Companies can ‘hire’ a virtual person in China for around $14k a year

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Virtual singer Luo Tianyi will perform together with world-renowned pianist Long Long at the Mercedes-Benz Arena in Shanghai, China in 2019. Launched in 2012, Luo Tianyi has nearly 3 million fans and even performed at the Winter Olympics opening ceremony in Beijing this year.

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BEIJING — From customer service to the entertainment industry, businesses in China are paying big for virtual employees.

Institute of Technology Bye The number of virtual people programs working for clients has doubled over the past year, with a wide price range ranging from $2,800 to $14,300 per year.

Virtual People is a combination of animation, sound technology and machine learning to create digitized human beings who can sing and interact on a livestream. Although these digital beings appear on the fringes of the American Internet, they are increasingly emerging in China’s cyberspace.

Buyers of virtual people include financial services companies, local tourism boards and state media, said Li Xian, head of Baidu’s virtual people and robotics business.

As technology improves, costs have come down by about 80% over last year, he said. A three-dimensional virtual person costs 100,000 yuan ($14,300) a year, while a two-dimensional one costs 20,000 yuan.

Li expects the virtual person industry as a whole to grow 50% annually through 2025.

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From a business perspective, the focus is on how virtual people can create content.

After several celebrities have recently come out with negative news about tax evasion or personal misconduct, brands in China are looking for alternative spokespeople, said Sirius Wang, chief product officer and head of Greater China, Market Area at Kandhar.

Nov. Dancers perform with virtual digital figures at the Future Life Festival 2022 in Hangzhou, China on April 4, 2022.

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According to a survey released by Kantar this fall, at least 36% of consumers have seen the performance of a virtual influencer or digital celebrity in the past year. Twenty-one percent have seen a virtual person host an event or broadcast a message, the report said.

Looking ahead to next year, Kantar reports that 45% of advertisers may sponsor a virtual influencer’s performance or invite a virtual person to join a brand’s event.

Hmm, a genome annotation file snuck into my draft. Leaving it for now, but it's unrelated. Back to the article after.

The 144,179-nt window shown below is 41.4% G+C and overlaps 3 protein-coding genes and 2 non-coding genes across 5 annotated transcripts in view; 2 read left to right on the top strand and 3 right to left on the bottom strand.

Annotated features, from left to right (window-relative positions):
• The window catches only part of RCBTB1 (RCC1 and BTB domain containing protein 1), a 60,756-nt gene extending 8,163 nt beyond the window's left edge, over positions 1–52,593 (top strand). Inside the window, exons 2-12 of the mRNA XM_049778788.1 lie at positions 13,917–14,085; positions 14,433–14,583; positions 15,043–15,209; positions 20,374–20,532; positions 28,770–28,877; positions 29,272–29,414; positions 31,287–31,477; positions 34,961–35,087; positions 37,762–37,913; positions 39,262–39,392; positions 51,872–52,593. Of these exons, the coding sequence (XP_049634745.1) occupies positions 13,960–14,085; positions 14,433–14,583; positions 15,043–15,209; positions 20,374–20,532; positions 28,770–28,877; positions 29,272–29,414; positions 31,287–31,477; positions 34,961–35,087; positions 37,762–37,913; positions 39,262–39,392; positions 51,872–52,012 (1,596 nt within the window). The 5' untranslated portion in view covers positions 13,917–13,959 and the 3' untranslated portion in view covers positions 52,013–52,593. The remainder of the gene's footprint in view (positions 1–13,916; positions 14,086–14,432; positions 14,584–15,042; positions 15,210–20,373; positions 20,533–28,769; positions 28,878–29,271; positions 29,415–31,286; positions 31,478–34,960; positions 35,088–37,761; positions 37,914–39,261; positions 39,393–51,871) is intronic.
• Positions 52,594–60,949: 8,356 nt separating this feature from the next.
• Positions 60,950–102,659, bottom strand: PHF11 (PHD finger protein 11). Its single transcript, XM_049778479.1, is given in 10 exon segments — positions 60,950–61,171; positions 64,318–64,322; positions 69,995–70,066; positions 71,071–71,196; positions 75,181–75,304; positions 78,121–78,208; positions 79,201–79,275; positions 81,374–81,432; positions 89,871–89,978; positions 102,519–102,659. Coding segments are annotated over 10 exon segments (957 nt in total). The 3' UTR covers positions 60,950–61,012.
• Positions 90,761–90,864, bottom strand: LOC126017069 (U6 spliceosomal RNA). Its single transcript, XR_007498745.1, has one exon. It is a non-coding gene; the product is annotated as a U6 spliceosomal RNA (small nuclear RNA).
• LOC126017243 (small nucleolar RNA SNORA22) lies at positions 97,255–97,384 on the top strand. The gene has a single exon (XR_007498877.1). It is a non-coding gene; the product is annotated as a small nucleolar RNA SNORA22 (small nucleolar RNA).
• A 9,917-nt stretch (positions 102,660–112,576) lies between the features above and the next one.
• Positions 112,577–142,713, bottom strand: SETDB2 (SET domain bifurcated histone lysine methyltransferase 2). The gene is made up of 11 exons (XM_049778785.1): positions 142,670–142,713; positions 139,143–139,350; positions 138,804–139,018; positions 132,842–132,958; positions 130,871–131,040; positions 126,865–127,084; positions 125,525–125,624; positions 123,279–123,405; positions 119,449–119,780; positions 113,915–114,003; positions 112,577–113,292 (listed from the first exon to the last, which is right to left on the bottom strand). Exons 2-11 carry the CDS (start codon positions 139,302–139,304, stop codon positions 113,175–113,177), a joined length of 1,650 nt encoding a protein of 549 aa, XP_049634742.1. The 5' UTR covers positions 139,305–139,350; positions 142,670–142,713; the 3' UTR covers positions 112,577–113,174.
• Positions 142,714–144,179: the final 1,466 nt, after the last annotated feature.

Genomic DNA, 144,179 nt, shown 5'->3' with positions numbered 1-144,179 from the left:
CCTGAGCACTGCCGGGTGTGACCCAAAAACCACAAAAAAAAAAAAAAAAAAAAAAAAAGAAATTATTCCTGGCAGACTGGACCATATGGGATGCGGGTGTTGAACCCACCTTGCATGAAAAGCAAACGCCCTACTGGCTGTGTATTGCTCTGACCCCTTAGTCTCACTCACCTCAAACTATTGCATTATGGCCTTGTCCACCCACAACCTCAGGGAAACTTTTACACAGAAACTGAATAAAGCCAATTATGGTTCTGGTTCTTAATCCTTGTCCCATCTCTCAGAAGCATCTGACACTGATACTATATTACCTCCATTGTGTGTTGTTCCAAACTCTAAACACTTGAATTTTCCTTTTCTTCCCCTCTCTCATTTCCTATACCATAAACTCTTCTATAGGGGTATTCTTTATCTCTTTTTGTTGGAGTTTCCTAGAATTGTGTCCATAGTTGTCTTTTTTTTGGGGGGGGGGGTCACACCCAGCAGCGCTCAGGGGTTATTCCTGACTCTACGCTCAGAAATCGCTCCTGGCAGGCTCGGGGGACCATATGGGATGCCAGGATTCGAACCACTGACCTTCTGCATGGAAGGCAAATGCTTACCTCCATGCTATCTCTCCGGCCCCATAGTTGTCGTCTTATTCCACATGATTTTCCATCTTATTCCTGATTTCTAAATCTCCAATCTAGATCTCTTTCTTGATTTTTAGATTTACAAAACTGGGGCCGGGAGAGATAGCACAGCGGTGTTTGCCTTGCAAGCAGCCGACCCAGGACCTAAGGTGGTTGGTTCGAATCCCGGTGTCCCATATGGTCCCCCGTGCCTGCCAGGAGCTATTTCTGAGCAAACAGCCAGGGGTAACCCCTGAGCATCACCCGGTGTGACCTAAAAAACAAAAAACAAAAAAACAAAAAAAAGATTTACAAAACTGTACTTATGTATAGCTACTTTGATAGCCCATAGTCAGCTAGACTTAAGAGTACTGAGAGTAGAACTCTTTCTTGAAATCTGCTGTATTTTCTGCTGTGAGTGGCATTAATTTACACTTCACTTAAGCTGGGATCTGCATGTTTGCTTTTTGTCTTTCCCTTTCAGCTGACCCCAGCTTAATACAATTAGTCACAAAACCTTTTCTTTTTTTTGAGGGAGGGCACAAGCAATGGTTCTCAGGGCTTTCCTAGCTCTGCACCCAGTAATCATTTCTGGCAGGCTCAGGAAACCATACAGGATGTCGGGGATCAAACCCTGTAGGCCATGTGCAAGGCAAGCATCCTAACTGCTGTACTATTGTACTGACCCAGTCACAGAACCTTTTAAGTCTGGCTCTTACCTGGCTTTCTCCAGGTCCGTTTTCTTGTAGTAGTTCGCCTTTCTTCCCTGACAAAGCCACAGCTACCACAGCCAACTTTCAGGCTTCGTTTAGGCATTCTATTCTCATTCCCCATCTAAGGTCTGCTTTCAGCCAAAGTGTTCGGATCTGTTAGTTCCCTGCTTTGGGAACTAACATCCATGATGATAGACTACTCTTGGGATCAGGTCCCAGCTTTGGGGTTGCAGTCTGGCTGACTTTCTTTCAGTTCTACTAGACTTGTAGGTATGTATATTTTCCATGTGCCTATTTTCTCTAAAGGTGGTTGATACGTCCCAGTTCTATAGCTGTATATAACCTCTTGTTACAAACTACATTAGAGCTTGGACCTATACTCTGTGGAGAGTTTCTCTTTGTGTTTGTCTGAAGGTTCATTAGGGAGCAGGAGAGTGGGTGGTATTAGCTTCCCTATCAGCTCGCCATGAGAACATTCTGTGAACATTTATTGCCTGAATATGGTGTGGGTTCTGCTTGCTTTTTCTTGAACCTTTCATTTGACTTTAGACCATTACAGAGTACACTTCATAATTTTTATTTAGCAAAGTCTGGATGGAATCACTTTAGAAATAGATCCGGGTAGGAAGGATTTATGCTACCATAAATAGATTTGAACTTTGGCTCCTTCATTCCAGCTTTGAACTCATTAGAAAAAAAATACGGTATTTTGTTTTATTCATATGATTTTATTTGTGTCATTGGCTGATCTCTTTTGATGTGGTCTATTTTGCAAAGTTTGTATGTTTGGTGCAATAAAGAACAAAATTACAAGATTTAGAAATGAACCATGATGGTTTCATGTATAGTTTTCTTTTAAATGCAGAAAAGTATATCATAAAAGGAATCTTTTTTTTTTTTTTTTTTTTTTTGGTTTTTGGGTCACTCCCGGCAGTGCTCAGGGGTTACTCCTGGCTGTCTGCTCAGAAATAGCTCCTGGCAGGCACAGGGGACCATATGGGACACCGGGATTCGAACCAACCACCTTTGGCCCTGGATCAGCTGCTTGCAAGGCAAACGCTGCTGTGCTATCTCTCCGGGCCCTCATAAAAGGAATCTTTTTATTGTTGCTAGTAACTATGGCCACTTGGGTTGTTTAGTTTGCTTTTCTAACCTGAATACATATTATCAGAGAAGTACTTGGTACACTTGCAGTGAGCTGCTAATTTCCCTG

The growing development of virtual people

Many of China’s biggest tech companies are already developing products in the field of virtual humans.

Video and game streaming application Bilibili Virtual People was one of the earliest to take the concept mainstream.

The company acquired the team behind virtual singer Luo Tianyi, whose image and sound were created entirely by technology. According to Bilibili, this year, developers focused on improving the texture of the virtual singer’s voice through artificial intelligence algorithms.

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Launched in 2012, Luo Tianyi has nearly 3 million fans and even performed at the Winter Olympics opening ceremony in Beijing this year.

Blibili offers a number of virtual announcers, which are live avatars of people who use special technology to reach audiences. The company said that since 2019, 230,000 virtual announcers have started broadcasting on its platform, and that the airtime of virtual announcers this year has increased by about 200% compared to last year.

In its recent earnings call, Tencent said that Tencent Cloud AI Digital Humans provides chatbots for industries like financial services and tourism for automated customer support. The company’s Next Studio has also been developed Virtual singer and virtual sign language interpreter.

Very small companies are also venturing into this industry.

Startup Well-Link Technologies — whose cloud rendering technology has brought success to Chinese video game developer miHoYo in the gaming industry — announced this year that it has created another model of a virtual person in a joint venture with Hixi Media.


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